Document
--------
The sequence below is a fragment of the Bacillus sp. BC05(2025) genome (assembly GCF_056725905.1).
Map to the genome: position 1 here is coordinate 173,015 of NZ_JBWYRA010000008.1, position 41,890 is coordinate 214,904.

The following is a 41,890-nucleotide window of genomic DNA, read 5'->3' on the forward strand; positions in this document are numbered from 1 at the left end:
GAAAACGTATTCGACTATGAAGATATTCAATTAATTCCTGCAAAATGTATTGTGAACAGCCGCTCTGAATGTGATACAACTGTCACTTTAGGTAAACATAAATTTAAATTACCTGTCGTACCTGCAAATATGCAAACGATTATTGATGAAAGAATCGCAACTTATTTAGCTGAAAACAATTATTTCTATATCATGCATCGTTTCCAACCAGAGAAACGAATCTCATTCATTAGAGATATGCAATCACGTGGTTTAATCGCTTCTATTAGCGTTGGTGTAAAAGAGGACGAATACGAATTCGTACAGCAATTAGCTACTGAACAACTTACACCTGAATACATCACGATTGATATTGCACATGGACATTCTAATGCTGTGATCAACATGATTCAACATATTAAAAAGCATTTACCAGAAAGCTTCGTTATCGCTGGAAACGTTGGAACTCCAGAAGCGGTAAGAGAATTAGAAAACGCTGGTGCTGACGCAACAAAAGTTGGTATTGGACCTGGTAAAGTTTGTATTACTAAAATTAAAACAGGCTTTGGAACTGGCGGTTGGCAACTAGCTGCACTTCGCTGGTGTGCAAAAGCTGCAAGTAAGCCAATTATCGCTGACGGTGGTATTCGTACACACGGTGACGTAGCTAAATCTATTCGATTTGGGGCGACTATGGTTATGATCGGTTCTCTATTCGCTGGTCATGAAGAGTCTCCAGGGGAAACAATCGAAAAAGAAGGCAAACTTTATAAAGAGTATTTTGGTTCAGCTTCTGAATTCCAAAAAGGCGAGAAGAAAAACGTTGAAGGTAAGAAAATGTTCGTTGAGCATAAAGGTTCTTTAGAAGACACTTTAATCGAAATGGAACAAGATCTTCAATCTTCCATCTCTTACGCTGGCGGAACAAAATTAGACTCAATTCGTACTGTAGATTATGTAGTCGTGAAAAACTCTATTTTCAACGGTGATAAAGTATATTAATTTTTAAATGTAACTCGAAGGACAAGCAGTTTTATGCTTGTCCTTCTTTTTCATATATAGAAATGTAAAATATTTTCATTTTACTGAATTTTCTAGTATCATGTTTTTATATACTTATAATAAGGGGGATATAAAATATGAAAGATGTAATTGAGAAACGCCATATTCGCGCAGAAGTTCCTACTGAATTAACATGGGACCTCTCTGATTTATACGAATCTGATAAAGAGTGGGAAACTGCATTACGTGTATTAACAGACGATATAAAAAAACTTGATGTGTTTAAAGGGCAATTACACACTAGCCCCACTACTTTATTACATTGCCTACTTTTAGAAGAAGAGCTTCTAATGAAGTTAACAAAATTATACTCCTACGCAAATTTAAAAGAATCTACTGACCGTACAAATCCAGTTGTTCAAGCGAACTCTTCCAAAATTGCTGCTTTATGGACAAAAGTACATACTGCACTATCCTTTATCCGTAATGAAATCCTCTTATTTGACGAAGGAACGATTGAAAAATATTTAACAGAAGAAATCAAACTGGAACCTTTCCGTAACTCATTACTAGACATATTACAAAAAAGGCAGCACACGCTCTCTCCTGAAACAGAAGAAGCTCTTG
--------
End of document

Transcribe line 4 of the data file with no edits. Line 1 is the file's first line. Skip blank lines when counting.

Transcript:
GAAAACGTATTCGACTATGAAGATATTCAATTAATTCCTGCAAAATGTATTGTGAACAGCCGCTCTGAATGTGATACAACTGTCACTTTAGGTAAACATAAATTTAAATTACCTGTCGTACCTGCAAATATGCAAACGATTATTGATGAAAGAATCGCAACTTATTTAGCTGAAAACAATTATTTCTATATCATGCATCGTTTCCAACCAGAGAAACGAATCTCATTCATTAGAGATATGCAATCACGTGGTTTAATCGCTTCTATTAGCGTTGGTGTAAAAGAGGACGAATACGAATTCGTACAGCAATTAGCTACTGAACAACTTACACCTGAATACATCACGATTGATATTGCACATGGACATTCTAATGCTGTGATCAACATGATTCAACATATTAAAAAGCATTTACCAGAAAGCTTCGTTATCGCTGGAAACGTTGGAACTCCAGAAGCGGTAAGAGAATTAGAAAACGCTGGTGCTGACGCAACAAAAGTTGGTATTGGACCTGGTAAAGTTTGTATTACTAAAATTAAAACAGGCTTTGGAACTGGCGGTTGGCAACTAGCTGCACTTCGCTGGTGTGCAAAAGCTGCAAGTAAGCCAATTATCGCTGACGGTGGTATTCGTACACACGGTGACGTAGCTAAATCTATTCGATTTGGGGCGACTATGGTTATGATCGGTTCTCTATTCGCTGGTCATGAAGAGTCTCCAGGGGAAACAATCGAAAAAGAAGGCAAACTTTATAAAGAGTATTTTGGTTCAGCTTCTGAATTCCAAAAAGGCGAGAAGAAAAACGTTGAAGGTAAGAAAATGTTCGTTGAGCATAAAGGTTCTTTAGAAGACACTTTAATCGAAATGGAACAAGATCTTCAATCTTCCATCTCTTACGCTGGCGGAACAAAATTAGACTCAATTCGTACTGTAGATTATGTAGTCGTGAAAAACTCTATTTTCAACGGTGATAAAGTATATTAATTTTTAAATGTAACTCGAAGGACAAGCAGTTTTATGCTTGTCCTTCTTTTTCATATATAGAAATGTAAAATATTTTCATTTTACTGAATTTTCTAGTATCATGTTTTTATATACTTATAATAAGGGGGATATAAAATATGAAAGATGTAATTGAGAAACGCCATATTCGCGCAGAAGTTCCTACTGAATTAACATGGGACCTCTCTGATTTATACGAATCTGATAAAGAGTGGGAAACTGCATTACGTGTATTAACAGACGATATAAAAAAACTTGATGTGTTTAAAGGGCAATTACACACTAGCCCCACTACTTTATTACATTGCCTACTTTTAGAAGAAGAGCTTCTAATGAAGTTAACAAAATTATACTCCTACGCAAATTTAAAAGAATCTACTGACCGTACAAATCCAGTTGTTCAAGCGAACTCTTCCAAAATTGCTGCTTTATGGACAAAAGTACATACTGCACTATCCTTTATCCGTAATGAAATCCTCTTATTTGACGAAGGAACGATTGAAAAATATTTAACAGAAGAAATCAAACTGGAACCTTTCCGTAACTCATTACTAGACATATTACAAAAAAGGCAGCACACGCTCTCTCCTGAAACAGAAGAAGCTCTTG